Developing a mobile app seems like an overwhelming task, but it’s not as difficult as you might think. Whether doing the work in-house or farming it out, lots of very small businesses are finding the process quite manageable and affordable.

In fact, some of the coolest new applications are coming out of small companies, some with only one employee. BusinessNewsDaily got the lowdown on how and why five entrepreneurs developed their apps and what inspired the idea in the first place.

Amos Winbush doesn’t really want to talk about it, but yes, he is a former "American Idol" contestant. Now that that’s out of the way, the former singer/songwriter and current chief executive of CyberSynchs wants to get down to business.

His mobile app, CyberSynchs, is a data synchronization program that allows users of all mobile devices to back up and store all of their data, music, contacts, etc., on CyberSynchs’ network.

Winbush took a unique approach to the app and to the business he launched in 2008 to develop it.

“I started the company because I bought the first-generation iPhone and it crashed,” Winbush told BusinessNewsDaily. “All of our lives are managed from this one piece of technology, and when it’s gone we’re lost.”

Winbush was looking for something that could back up all the data in his phone, regardless of which phone he used. It was then that CyberSynchs was born.

Rather than finding a company to create the technology, Winbush built his own, following an unusual business model.  He recruited his team with the promise of no salary for a year, but with a stake in the ownership of the company. He invested just $250 of his own money.

Two years later Winbush has a growing New York-based company of 15 employees that is set to launch a variety of new products. He has been named one of’s "30 Under 30" and the 2010 Black Enterprise Innovator of the Year.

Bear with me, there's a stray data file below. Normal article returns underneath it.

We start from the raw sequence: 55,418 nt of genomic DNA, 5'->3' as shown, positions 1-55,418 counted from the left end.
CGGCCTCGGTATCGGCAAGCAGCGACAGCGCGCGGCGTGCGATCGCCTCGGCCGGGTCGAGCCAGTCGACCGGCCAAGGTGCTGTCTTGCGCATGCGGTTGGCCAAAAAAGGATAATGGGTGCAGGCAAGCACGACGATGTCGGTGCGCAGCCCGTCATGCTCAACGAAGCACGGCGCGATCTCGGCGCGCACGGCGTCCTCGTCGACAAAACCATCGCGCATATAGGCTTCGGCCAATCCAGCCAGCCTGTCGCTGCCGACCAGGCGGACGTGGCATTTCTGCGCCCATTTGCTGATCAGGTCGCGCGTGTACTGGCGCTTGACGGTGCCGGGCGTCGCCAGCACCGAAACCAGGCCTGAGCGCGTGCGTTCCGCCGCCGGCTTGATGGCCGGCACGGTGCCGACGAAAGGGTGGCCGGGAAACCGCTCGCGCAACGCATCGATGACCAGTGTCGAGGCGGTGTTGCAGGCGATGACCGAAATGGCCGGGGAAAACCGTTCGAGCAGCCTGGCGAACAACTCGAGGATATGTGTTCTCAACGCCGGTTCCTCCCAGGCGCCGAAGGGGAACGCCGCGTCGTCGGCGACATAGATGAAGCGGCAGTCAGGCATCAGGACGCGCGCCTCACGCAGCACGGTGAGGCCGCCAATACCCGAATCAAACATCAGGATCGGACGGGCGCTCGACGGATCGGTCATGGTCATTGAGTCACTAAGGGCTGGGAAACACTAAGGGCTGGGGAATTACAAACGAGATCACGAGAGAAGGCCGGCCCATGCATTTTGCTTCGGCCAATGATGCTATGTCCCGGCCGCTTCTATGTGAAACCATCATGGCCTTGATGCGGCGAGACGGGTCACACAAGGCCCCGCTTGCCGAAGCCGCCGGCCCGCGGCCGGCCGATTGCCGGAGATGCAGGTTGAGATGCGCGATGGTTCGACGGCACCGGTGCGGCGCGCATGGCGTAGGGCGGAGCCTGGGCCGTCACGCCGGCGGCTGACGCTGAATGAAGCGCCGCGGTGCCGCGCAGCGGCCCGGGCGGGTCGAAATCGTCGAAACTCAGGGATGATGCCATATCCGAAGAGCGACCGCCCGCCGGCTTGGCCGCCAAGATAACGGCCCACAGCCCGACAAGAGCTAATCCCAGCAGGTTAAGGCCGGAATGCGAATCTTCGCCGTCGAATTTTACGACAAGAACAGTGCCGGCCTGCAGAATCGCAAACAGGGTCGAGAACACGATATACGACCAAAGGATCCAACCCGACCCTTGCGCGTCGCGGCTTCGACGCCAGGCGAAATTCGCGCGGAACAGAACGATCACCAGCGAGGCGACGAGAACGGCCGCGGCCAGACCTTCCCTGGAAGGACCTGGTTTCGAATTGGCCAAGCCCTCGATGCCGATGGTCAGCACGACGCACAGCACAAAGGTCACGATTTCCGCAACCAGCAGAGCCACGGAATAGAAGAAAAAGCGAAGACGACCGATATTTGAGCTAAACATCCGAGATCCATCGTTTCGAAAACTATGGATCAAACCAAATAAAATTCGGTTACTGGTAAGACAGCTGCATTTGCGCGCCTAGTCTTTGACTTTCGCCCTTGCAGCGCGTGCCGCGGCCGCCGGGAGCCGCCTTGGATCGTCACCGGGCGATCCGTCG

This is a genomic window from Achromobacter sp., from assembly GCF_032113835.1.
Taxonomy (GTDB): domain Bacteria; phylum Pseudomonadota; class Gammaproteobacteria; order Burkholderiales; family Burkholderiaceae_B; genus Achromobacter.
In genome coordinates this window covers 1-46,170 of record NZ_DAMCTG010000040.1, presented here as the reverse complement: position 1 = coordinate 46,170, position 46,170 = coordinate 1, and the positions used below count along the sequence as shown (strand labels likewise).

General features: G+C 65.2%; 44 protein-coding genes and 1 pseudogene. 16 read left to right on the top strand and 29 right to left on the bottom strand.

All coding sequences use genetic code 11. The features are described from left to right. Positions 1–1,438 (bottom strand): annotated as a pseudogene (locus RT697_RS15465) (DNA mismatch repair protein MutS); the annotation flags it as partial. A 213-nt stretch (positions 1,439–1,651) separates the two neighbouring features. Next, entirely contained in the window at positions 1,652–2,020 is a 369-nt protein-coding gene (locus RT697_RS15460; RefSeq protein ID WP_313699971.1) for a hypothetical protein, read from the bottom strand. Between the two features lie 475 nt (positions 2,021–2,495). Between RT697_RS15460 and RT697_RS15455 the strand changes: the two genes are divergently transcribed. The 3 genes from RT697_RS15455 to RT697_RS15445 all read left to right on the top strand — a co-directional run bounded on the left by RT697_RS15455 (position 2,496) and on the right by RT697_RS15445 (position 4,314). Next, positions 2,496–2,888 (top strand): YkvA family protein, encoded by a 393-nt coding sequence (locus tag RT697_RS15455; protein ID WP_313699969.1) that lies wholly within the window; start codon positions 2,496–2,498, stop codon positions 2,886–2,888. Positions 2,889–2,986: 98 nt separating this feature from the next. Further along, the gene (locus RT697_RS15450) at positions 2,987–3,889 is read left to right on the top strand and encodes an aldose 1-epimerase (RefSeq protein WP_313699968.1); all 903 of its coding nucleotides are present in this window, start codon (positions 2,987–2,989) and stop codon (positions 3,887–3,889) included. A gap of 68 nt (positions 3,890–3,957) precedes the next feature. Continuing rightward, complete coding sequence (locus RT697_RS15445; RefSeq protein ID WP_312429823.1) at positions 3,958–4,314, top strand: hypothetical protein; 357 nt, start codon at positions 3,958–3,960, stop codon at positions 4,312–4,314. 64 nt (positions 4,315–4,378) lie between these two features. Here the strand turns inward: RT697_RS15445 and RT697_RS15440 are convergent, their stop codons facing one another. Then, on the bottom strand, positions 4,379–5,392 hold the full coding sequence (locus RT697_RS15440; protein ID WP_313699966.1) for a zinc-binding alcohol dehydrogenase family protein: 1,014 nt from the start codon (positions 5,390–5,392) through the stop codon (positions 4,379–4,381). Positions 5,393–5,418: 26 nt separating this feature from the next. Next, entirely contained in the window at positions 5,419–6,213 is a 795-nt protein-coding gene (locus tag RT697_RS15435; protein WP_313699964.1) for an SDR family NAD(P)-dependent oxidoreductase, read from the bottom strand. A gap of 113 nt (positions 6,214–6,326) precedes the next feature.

Winbush said it cost between $30,000 and $50,000 to develop the application. Users get it for free, then pay $2.99 a month to store their data with CyberSynchs. Winbush says the company has 500,000 subscribers and anticipates 3.5 million by the end of 2011.

My Elected Officials

My Elected Officials

Randy Stuart was working as a legislative aide to a longtime county commissioner in Texas when he realized how difficult it was to research the voting histories of elected officials. After several years of observing how disengaged average citizens were from the election process, Stuart launched a website,, that aggregates the voting records of national-level elected officials nationwide.

It didn’t take long for Stuart’s company, the Houston-based RK2 Enterprises, to take the technology mobile.

“The first step in the development process was to map out what content was necessary and what was ancillary,” said Stuart, who also owns a boutique PR firm.

He outsourced the development of the program. “I realized there were similar apps" — one or two major competitors with paid apps  — "so I knew that My Elected Officials needed its point of difference. That’s when we went with the 'follow' option. With our app, users can select a representative to follow, and when that elected official casts a vote in Congress or is in the news, our users receive what mobile services call a 'push notification.' That is a unique feature for our app dealing with congressional-related content.”

Using Application Programming Interface (API), the program pulls from a breadth of website portals, many of which draw from a Library of Congress system that tracks voting records.

Stuart said it cost under $30,000 to develop the app, which is currently available for Apple products only. Users pay $4.99 to download it. The company is in the process of developing a version for BlackBerry and Android.

Stuart said the most challenging aspect of the design process was to write code that worked with both the 4G and 3G phones.

“These have been issues for developers across the board, but it’s a relatively small community of professional developers and we found forum threads were most helpful in troubleshooting,” said Stuart.

His company has a total of three employees.